During the heightened days of the Cold War, many crises arose in Suez Canal, Korea, Cuba and Vietnam when the USA and the former USSR were willing to use atomic weapons, but they stopped short of it because they both had the fear that nuclear war would eliminate both the superpowers. Therefore, they preferred to resolve their differences through diplomacy by following the doctrine of nuclear deterrence, popularly known as the balance of terror.
Similarly, many occasions came between Pakistan and India during the Kargil crisis of 1998, the militant attack on Indian Parliament in 2001 and particularly after the Mumbai terror attacks in 20008, when New Delhi started a blame game against Islamabad in the wake of its highly provocative actions like mobilization of troops. Pakistan had also taken defensive steps to meet any prospective aggression. But, India failed to implement its war-like designs, because Islamabad also possessed nuclear weapons.
Now, the situation is very dangerous, as since Narendra Modi, the leader of the ruling BJP, became Indian prime minister, he has been following extremist policies by ignoring the doctrine of nuclear deterrence, with respect to both Pakistan and China.
Tensions increased greatly between India and Pakistan, and between India and China on 5 August 2019, when the Indian extremist government abrogated Articles 35A and 370 of the Indian Constitution, which gave a special status to the disputed territory of Indian Occupied Kashmir. The Indian government also bifurcated Jammu and Kashmir into two union territories, Jammu and Kashmir and Ladakh, to be ruled by the federal government. New Delhi also issued an infamous map which displayed these divisions.
Besides Pakistan, China also rejected the Indian malicious acts as “unlawful and void”, saying that India’s decision to “include” some of China’s territory into its administrative jurisdiction “challenged” Beijing’s sovereignty.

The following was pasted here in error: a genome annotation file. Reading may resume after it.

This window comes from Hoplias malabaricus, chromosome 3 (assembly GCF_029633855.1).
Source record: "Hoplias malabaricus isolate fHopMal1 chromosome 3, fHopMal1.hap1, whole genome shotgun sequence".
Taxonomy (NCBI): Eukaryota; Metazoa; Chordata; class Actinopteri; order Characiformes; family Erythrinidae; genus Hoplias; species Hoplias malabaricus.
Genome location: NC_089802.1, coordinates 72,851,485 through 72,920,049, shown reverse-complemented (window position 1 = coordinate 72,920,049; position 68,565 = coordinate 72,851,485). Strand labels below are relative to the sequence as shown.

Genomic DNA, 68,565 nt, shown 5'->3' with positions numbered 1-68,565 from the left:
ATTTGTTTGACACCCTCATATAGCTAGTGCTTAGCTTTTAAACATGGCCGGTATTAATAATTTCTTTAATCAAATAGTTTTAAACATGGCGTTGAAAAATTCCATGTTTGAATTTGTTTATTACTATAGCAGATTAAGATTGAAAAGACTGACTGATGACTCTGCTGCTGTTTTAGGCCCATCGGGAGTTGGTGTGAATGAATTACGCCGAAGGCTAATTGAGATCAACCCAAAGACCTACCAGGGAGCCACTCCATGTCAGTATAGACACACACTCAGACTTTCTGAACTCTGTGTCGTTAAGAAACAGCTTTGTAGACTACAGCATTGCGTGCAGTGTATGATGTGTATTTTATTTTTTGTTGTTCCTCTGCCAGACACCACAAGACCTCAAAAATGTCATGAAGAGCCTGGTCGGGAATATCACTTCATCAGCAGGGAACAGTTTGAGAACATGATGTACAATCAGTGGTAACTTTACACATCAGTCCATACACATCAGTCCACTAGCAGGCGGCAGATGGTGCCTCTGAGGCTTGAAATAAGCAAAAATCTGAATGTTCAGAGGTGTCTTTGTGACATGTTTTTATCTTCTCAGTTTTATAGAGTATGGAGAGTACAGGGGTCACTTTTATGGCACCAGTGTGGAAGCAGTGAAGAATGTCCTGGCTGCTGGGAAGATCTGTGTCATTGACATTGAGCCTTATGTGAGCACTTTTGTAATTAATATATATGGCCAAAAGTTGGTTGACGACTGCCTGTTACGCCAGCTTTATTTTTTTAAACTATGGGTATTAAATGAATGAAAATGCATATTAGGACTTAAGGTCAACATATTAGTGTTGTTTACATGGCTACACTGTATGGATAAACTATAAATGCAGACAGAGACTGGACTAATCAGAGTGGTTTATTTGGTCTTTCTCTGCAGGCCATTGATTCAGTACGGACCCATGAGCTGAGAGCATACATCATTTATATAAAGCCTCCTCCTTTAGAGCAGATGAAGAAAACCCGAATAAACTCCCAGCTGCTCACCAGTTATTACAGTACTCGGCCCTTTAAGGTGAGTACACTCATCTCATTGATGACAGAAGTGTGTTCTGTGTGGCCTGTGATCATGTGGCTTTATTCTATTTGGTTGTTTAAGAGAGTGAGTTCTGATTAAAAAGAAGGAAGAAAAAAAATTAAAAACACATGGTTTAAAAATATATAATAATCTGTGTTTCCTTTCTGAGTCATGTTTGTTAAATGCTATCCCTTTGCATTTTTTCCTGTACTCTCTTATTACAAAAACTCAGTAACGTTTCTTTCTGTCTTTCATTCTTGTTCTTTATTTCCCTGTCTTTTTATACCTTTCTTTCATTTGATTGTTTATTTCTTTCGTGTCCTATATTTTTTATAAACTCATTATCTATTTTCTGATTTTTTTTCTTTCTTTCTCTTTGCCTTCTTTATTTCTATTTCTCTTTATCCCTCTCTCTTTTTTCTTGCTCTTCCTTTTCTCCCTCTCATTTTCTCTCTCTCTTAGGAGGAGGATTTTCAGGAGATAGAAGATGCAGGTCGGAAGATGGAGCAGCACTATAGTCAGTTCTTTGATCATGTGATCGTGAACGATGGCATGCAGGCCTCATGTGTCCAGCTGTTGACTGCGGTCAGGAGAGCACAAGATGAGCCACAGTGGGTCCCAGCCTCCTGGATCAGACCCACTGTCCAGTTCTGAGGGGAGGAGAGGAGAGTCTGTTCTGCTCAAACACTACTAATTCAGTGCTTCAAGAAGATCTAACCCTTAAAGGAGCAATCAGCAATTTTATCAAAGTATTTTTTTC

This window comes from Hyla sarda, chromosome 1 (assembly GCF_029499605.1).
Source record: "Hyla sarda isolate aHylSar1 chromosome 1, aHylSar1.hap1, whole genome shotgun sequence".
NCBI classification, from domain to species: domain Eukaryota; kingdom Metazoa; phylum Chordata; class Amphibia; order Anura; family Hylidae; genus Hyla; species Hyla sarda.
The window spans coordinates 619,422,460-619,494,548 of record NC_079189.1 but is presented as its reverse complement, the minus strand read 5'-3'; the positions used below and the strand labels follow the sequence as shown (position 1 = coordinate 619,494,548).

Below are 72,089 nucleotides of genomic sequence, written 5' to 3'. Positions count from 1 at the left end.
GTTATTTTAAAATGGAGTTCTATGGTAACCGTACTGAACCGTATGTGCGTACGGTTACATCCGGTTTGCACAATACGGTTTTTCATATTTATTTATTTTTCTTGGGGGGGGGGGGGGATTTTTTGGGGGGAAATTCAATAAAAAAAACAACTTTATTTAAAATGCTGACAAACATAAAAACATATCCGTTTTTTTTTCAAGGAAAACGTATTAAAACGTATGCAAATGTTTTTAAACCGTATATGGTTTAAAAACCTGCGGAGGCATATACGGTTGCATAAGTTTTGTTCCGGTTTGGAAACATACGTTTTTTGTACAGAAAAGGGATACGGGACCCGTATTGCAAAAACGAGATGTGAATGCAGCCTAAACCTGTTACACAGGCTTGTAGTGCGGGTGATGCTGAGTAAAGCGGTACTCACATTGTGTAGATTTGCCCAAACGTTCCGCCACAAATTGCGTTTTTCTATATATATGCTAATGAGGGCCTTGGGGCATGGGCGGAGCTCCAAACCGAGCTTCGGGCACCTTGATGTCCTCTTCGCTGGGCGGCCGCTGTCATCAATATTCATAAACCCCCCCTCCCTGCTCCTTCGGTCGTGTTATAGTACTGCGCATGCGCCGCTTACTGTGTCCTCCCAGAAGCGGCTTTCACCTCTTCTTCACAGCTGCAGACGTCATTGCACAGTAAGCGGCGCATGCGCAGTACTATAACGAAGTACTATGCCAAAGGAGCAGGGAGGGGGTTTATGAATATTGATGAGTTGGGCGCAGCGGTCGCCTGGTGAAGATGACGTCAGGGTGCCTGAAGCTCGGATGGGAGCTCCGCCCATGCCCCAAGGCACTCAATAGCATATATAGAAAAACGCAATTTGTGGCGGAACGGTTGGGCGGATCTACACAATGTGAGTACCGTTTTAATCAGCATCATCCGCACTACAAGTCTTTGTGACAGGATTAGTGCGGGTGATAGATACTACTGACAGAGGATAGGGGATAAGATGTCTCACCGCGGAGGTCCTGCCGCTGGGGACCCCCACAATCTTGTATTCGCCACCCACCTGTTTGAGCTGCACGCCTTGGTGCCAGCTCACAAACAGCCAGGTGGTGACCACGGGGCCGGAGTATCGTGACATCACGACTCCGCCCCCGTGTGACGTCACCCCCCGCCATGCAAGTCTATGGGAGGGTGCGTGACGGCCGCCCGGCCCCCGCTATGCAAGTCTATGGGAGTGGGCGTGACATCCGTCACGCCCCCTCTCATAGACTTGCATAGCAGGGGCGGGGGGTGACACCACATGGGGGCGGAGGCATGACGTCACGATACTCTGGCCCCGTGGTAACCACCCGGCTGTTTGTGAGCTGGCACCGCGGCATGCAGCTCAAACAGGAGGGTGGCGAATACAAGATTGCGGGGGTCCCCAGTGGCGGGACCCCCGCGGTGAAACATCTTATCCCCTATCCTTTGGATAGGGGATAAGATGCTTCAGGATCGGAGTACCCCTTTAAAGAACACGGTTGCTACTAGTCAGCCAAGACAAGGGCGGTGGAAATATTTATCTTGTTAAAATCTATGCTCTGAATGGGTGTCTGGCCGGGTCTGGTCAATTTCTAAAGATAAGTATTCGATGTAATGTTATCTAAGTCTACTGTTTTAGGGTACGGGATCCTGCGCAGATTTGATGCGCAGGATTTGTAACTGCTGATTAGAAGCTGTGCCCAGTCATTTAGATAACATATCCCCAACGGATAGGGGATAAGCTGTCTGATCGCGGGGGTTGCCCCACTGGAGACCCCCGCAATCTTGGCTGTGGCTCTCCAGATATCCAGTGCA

India had escalated tensions with Islamabad especially in the aftermath of the false-flag terror attack at Pulwama in Indian-Occupied Kashmir. On 27 February 2019, in response to the Indian so-called pre-emptive air strike in the town of Balakot, close to the border with Pakistan’s sector of Kashmir, the Pakistan Air Force (PAF) shot down two Indian Air Force (IAF) fighter jets and launched aerial strikes at six targets in the IIOJK.
Unlike the past, now, border dispute between New Delhi and Beijing has become very alarming. The same is true in case of Pakistan in relation to the Indian Occupied Kashmir. In this backdrop, the tenets of nuclear doctrine cannot be applied to South Asia where Modi’s risky strategy could result in an all-out conventional war with Pakistan or China or at the same time, with both the countries, which may culminate into atomic war, enveloping the entire region and probably the whole world.
Indian forces have also intensified shelling inside Pakistani side of Kashmir by violating the ceasefire agreement across the Line of Control (LoC) and compelled Pakistan Army to give a matching reply.